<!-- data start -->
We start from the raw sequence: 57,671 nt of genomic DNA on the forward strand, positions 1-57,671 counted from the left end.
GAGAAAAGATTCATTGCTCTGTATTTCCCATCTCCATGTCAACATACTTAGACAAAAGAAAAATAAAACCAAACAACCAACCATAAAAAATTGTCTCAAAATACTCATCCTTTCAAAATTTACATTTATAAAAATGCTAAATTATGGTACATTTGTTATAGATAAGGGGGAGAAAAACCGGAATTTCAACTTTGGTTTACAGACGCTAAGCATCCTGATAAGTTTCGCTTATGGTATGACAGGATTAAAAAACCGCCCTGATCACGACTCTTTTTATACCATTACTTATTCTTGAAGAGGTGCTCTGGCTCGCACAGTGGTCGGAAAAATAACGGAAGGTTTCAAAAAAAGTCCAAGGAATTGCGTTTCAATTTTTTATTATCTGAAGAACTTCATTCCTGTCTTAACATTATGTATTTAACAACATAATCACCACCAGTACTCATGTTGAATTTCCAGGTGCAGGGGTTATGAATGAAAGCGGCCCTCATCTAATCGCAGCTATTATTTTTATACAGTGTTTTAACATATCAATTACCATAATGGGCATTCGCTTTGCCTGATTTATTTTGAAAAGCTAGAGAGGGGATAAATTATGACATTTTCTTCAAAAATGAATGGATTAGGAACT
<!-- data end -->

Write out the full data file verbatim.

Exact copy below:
We start from the raw sequence: 57,671 nt of genomic DNA on the forward strand, positions 1-57,671 counted from the left end.
GAGAAAAGATTCATTGCTCTGTATTTCCCATCTCCATGTCAACATACTTAGACAAAAGAAAAATAAAACCAAACAACCAACCATAAAAAATTGTCTCAAAATACTCATCCTTTCAAAATTTACATTTATAAAAATGCTAAATTATGGTACATTTGTTATAGATAAGGGGGAGAAAAACCGGAATTTCAACTTTGGTTTACAGACGCTAAGCATCCTGATAAGTTTCGCTTATGGTATGACAGGATTAAAAAACCGCCCTGATCACGACTCTTTTTATACCATTACTTATTCTTGAAGAGGTGCTCTGGCTCGCACAGTGGTCGGAAAAATAACGGAAGGTTTCAAAAAAAGTCCAAGGAATTGCGTTTCAATTTTTTATTATCTGAAGAACTTCATTCCTGTCTTAACATTATGTATTTAACAACATAATCACCACCAGTACTCATGTTGAATTTCCAGGTGCAGGGGTTATGAATGAAAGCGGCCCTCATCTAATCGCAGCTATTATTTTTATACAGTGTTTTAACATATCAATTACCATAATGGGCATTCGCTTTGCCTGATTTATTTTGAAAAGCTAGAGAGGGGATAAATTATGACATTTTCTTCAAAAATGAATGGATTAGGAACT